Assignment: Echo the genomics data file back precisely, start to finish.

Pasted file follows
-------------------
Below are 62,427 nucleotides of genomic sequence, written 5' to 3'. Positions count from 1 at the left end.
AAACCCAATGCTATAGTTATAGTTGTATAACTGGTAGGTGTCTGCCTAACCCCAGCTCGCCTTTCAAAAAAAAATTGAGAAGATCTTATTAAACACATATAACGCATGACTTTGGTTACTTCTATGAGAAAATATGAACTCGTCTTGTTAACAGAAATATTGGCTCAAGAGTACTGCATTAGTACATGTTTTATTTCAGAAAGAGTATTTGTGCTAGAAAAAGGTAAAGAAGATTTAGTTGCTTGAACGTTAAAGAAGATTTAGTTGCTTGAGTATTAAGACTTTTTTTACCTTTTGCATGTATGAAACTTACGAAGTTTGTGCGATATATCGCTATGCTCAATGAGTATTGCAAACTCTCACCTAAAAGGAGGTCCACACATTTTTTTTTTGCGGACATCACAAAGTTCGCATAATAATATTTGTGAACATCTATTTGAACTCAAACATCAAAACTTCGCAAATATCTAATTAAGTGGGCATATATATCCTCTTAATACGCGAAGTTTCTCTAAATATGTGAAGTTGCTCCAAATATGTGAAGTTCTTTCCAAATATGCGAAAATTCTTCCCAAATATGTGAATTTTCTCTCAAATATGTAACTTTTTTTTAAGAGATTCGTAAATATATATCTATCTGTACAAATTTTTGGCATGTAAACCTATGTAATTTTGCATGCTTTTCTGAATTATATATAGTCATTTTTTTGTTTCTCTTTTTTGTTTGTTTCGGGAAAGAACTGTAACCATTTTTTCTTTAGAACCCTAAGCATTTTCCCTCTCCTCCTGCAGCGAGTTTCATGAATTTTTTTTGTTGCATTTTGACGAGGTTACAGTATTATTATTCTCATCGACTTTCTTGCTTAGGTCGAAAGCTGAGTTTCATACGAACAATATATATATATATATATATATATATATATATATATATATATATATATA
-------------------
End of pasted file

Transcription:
Below are 62,427 nucleotides of genomic sequence, written 5' to 3'. Positions count from 1 at the left end.
AAACCCAATGCTATAGTTATAGTTGTATAACTGGTAGGTGTCTGCCTAACCCCAGCTCGCCTTTCAAAAAAAAATTGAGAAGATCTTATTAAACACATATAACGCATGACTTTGGTTACTTCTATGAGAAAATATGAACTCGTCTTGTTAACAGAAATATTGGCTCAAGAGTACTGCATTAGTACATGTTTTATTTCAGAAAGAGTATTTGTGCTAGAAAAAGGTAAAGAAGATTTAGTTGCTTGAACGTTAAAGAAGATTTAGTTGCTTGAGTATTAAGACTTTTTTTACCTTTTGCATGTATGAAACTTACGAAGTTTGTGCGATATATCGCTATGCTCAATGAGTATTGCAAACTCTCACCTAAAAGGAGGTCCACACATTTTTTTTTTGCGGACATCACAAAGTTCGCATAATAATATTTGTGAACATCTATTTGAACTCAAACATCAAAACTTCGCAAATATCTAATTAAGTGGGCATATATATCCTCTTAATACGCGAAGTTTCTCTAAATATGTGAAGTTGCTCCAAATATGTGAAGTTCTTTCCAAATATGCGAAAATTCTTCCCAAATATGTGAATTTTCTCTCAAATATGTAACTTTTTTTTAAGAGATTCGTAAATATATATCTATCTGTACAAATTTTTGGCATGTAAACCTATGTAATTTTGCATGCTTTTCTGAATTATATATAGTCATTTTTTTGTTTCTCTTTTTTGTTTGTTTCGGGAAAGAACTGTAACCATTTTTTCTTTAGAACCCTAAGCATTTTCCCTCTCCTCCTGCAGCGAGTTTCATGAATTTTTTTTGTTGCATTTTGACGAGGTTACAGTATTATTATTCTCATCGACTTTCTTGCTTAGGTCGAAAGCTGAGTTTCATACGAACAATATATATATATATATATATATATATATATATATATATATATATATATA